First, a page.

Four Thurston County employees will be laid off and two vacant positions will be eliminated as a result of the hold the line, $300.4 million budget county commissioners adopted Friday.
Staffers in the Planning Department and the Prosecutors Office as well as two Thurston County Fair staff members are being laid off. A vacant roads position and a permitting technician position also are being eliminated.
Two of the employees have yet to receive notification from their union, according to Robin Campbell, county budget and fiscal manager.
The last major layoffs were in 2009 and 2010, she said, when the county cut 168 positions, half of which were staffed.
The adopted budget includes a 2.24 percent cost-of-living adjustment for the remaining county employees. It also provides for the hire of two new sheriffs deputies, who will be needed as deputies take over crash response from the Washington State Patrol next year.
The two county fair layoffs tie in directly with the countys plans to save the fair, which was on the verge of shutting down because of insufficient funding.
The adopted budget includes a $50,000 stipend to the fair from the $90.7 million general fund half of what it was looking for to continue current operations in 2013. Instead of providing the full amount, the county plans to move its Parks and Recreation Department and the Washington State University Extension Office away from its current location off Mud Bay Road. Some of those offices will be moved to the countys Tilley Road campus, while the rest will be moved to a building on the fairgrounds.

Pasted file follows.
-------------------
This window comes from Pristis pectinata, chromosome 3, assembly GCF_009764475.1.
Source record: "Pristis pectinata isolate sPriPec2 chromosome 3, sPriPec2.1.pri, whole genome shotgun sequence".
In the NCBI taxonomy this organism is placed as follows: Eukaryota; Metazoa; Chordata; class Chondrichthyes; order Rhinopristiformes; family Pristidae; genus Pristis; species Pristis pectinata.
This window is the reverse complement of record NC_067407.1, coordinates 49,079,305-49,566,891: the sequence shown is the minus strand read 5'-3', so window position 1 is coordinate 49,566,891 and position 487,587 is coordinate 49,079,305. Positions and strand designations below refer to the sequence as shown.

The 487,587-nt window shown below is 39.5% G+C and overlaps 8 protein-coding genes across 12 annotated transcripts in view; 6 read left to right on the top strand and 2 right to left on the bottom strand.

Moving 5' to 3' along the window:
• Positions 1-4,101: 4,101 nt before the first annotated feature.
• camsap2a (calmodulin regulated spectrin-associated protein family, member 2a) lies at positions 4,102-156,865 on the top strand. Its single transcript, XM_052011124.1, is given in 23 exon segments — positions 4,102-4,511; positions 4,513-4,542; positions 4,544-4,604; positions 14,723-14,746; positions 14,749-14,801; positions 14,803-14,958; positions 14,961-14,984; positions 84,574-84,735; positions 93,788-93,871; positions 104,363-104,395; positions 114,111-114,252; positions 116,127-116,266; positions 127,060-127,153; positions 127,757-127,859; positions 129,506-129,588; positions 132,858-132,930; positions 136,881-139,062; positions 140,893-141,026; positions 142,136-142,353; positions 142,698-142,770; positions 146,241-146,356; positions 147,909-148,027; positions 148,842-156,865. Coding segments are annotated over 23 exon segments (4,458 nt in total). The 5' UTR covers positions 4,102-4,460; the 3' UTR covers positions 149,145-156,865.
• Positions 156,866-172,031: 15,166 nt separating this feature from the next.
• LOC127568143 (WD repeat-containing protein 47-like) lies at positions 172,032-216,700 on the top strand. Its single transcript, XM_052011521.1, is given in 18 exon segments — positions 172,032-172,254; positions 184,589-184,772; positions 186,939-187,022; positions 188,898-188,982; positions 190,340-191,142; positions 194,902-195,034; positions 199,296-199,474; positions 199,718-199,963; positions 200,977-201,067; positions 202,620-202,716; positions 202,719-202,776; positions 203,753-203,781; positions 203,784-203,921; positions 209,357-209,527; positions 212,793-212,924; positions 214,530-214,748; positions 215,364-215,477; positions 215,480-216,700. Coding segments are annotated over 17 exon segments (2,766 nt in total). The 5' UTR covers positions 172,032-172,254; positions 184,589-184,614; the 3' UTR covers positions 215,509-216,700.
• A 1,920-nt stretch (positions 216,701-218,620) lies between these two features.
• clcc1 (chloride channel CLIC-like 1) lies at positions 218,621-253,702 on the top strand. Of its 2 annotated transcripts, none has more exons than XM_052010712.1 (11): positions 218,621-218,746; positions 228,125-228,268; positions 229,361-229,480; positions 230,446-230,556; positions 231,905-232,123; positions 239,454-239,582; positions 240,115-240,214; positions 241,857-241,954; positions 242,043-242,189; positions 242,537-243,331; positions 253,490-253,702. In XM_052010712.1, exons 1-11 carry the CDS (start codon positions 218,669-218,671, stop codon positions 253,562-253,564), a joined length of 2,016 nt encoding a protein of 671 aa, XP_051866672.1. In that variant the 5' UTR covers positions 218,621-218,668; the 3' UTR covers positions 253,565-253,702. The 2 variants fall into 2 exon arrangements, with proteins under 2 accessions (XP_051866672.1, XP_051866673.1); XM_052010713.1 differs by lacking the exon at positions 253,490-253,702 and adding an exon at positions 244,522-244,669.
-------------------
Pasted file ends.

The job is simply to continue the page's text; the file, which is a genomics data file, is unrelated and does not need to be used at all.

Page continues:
The Mud Bay Road property will then be sold and the money earned reinvested in revitalizing the fair, according to Don Krupp, county manager.
Its a challenging change, but I am excited to be able to find the opportunity along these lines that doesnt encumber the general fund further, Krupp said. It doesnt affect the ability to do other things.
The bulk of the budget focuses on moving operations of the current jail to the new Accountability and Restitution Center, which was slated to open in late January or early February.
The new goal is to open it by the end of July, Krupp said.
By and large we felt we were getting close to meeting that particular goal (of opening by early February), but there are a number of things we know wont be ready by that time, Krupp said. Our main goal is to make sure we are all ready and prepared to open up the facility safely.
The county is going into 2013 with a $15 million balance in the general fund, Krupp said, but is looking cautiously toward its bleak financial future.
I worry about our ability to maintain our capacity in the future, Krupp said.
Campbell said the county will use between $4 million and $5 million of its general fund balance built up over the past few years.
If we dont make some pretty substantial changes in the course of the next two years, the general fund balance will just continue to deteriorate, Campbell said. My concern is we really cant do that. We just cant.
Campbell said they will look for less obvious forms of revenue in 2014 and look for more areas to trim services provided by the county.
To maintain financial stability, we will every three or four years be in a position where we will be looking at cyclical reductions, Krupp said. With the cost of services continuing to increase and a lack of revenue to support that, the only way you can reconcile that is to cut back on services.
Chelsea Krotzer: 360-754-5476 firstname.lastname@example.org theolympian.com/thisjustin @chelseakrotzer